When it comes to summer releases, it usually consists of huge blockbusters boasting the latest special effects and massive budgets. However, with so many films seeing a delayed release following the cinema’s closures across the global, we’re starting to see a lot of exciting, experimental films from directors who like to push boundaries. One such film is In the Earth which is Ben Wheatley’s latest offering. Taking inspiration from the isolation of lockdown, the film follows Martin (Joel Fry), a researcher who has to venture through mysterious woods to find his colleague who he hasn’t heard from in months. Guided by park ranger, Alma (Ellora Torchia), unexpected events unfold and turns everything upside down.
Directed by Wheatley and based on a script cowritten by Wheatley and Amy Jump, In the Earth has everything you would expect from his films. There are elements from previous films such as Kill List that find their way into this film but it still maintains a uniqueness and clear identity in its exploration of nature’s relationship with art and science. Astonishingly, In the Earth was written and directed over 15 days making the final result an even more spectacular achievement. All four characters are given plenty of time for natural characterisation that feels authentic thanks to the brilliant script which allows them to breathe and gives the actors lots of freedom.
In the leading performances, we have Joel Fry and Ellora Torchia as Martin and Alma, respectively and they make a great pairing. Fry manages to lead this film with ease and shows another side of his acting range which is a stark contrast to his supporting performance in this year’s Cruella. Martin is a reserved character but Fry adds a complexity to the character and his physical performance, especially when Martin injures his foot, is fantastic. We feel the pain and the frustrations that he goes through. The same can equally be said for Torchia, who is no stranger to horror having previously performed in Midsommar. One of the main highlights of the film, to say that Torchia’s performance as Alma is spectacular is an understatement. As a park ranger, she doesn’t fully understand the research and isn’t afraid to question motivations for further understanding. One particularly terrifying scene is when she attempts to venture through some toxic mist created by mushroom spores which penetrates her hazmat suit and causes severe hallucinations.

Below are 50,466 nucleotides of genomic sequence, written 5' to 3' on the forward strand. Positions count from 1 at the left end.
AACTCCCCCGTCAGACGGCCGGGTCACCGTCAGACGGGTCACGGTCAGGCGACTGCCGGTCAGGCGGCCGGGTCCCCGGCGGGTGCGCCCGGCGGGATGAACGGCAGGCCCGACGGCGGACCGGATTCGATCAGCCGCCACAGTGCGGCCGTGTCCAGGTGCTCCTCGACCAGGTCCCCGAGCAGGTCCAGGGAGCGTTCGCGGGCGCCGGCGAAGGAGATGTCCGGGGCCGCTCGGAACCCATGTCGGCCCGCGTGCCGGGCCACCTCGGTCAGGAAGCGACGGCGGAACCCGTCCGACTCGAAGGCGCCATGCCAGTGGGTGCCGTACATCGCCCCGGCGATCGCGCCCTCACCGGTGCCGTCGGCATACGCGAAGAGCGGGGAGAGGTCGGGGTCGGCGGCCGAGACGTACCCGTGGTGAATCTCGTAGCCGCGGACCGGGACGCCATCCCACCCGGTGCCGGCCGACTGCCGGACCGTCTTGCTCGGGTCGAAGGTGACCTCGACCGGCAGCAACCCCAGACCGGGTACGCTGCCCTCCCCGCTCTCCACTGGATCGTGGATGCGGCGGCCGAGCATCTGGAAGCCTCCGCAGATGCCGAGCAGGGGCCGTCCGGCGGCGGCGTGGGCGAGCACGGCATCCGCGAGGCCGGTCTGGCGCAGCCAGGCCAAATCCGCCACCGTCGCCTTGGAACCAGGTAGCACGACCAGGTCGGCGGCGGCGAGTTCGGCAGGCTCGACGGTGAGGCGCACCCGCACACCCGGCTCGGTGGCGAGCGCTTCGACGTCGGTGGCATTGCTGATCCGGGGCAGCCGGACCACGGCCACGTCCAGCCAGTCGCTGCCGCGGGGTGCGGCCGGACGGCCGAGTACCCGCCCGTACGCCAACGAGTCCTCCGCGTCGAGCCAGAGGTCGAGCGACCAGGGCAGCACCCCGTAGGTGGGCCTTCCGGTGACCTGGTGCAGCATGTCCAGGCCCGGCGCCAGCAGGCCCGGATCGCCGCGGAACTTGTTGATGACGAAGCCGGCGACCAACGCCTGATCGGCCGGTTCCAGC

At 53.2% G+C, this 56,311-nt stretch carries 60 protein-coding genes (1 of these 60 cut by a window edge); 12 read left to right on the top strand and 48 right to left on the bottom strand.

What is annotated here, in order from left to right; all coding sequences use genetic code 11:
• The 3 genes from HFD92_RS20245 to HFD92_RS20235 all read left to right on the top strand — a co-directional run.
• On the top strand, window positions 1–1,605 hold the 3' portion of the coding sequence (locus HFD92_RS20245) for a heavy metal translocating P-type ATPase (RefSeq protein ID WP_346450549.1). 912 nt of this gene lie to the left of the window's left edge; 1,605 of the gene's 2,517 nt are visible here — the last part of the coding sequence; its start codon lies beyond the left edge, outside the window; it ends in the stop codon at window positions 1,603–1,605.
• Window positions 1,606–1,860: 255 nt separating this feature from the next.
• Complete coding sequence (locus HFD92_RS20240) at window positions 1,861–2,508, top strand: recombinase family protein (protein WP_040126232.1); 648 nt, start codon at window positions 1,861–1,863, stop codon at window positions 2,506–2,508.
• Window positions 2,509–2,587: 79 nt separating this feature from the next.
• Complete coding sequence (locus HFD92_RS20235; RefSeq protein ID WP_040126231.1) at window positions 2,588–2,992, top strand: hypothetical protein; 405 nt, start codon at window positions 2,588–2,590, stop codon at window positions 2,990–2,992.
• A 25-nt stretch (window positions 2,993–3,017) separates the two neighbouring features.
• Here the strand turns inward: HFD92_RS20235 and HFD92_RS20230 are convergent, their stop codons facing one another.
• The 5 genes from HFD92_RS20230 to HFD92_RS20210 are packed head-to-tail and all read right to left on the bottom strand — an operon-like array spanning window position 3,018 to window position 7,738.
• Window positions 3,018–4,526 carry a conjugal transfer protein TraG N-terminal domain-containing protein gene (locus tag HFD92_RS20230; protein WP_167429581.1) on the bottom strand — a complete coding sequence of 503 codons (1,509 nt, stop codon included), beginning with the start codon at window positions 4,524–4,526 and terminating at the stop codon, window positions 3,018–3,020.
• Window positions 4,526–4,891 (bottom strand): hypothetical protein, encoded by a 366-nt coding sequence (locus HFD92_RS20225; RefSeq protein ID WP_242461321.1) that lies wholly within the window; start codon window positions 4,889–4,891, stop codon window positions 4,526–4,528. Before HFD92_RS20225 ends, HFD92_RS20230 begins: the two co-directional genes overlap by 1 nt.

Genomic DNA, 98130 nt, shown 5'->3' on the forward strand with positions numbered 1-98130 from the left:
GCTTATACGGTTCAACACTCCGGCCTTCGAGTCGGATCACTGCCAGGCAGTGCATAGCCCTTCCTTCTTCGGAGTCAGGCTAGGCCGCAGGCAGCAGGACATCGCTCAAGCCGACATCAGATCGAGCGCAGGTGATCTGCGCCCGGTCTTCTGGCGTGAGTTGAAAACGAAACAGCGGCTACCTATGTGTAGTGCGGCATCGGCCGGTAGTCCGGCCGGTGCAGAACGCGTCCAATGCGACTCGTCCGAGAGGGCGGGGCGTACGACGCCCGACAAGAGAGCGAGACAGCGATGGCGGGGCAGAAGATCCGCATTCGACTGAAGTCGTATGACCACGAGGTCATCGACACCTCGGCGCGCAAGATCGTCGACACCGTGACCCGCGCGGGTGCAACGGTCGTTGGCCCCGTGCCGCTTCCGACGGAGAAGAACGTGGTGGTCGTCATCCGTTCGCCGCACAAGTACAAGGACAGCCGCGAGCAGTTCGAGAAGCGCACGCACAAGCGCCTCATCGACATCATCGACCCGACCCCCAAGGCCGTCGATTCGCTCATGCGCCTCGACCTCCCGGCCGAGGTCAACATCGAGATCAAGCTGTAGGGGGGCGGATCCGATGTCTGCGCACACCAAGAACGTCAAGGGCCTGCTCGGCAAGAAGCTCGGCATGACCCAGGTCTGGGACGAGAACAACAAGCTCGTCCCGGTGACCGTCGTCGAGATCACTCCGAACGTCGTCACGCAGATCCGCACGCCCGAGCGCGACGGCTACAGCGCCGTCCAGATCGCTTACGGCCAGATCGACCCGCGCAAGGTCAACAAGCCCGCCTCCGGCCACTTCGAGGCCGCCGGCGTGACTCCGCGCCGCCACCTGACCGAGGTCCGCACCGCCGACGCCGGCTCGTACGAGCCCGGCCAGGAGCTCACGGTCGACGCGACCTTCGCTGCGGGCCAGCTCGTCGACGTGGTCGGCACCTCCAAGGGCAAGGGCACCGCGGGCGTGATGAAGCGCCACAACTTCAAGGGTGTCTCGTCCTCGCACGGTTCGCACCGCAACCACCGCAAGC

Reece Shearsmith and Hayley Squires round out the cast as Zach and Dr. Olivia Wendle who both live in the forest to connect with it with different motivations. Zach believes that the forest wants offerings in the form of art which he does by taking ritualistic photographs whereas Olivia is using her scientific equipment to communicate with the forest using light and sound. Representing two different sides of a spectrum with a common goal, Zach and Olivia will stop at nothing from getting what they want. What makes the film such an effective horror is the shifting dynamics between all four characters. As Martin and Alma struggle to find their way, allegiances begin to change and their hallucinations begin to break them away from reality which makes the forest seem like it is in an entirely different world. Although there are some very gory moments, it doesn’t feel like a horror in the traditional sense but the best thing about Wheatley’s films is to expect the unexpected.
Another frequent collaborator who Wheatley recruited for this film is composer Clint Mansell who knocks it out the park with his simply yet deeply effective score. Like the film, the score jumps in tone and music style to reflect the unpredictability while also clearly being influenced by nature and incorporating the sounds of the forest into the music. The music in the film almost becomes the voice of the forest with the chaotic sounds of disruption juxtaposing with gentler pieces. The forest can equally be viewed as a character in the film and this is enhanced through the brilliant score.
Overall, In the Earth is an incredibly sensory film that feels tight and fantastically paced. By focusing on a small number of characters, Wheatley allows us to become invested and gives plenty of characterisation without making it seem unnatural. What Wheatley does so well is making us feel comfortable in thinking the film is going to go in a certain direction before completely blindsiding us into an entirely different scenario. His ability to merge genres and explore an array of fascinating subjects helps to create films that are completely unique and interpretative which makes the viewing experience individual to the audience.
What did you think of In the Earth? Let me know in the comments below!
In the Earth is available to watch to cinemas!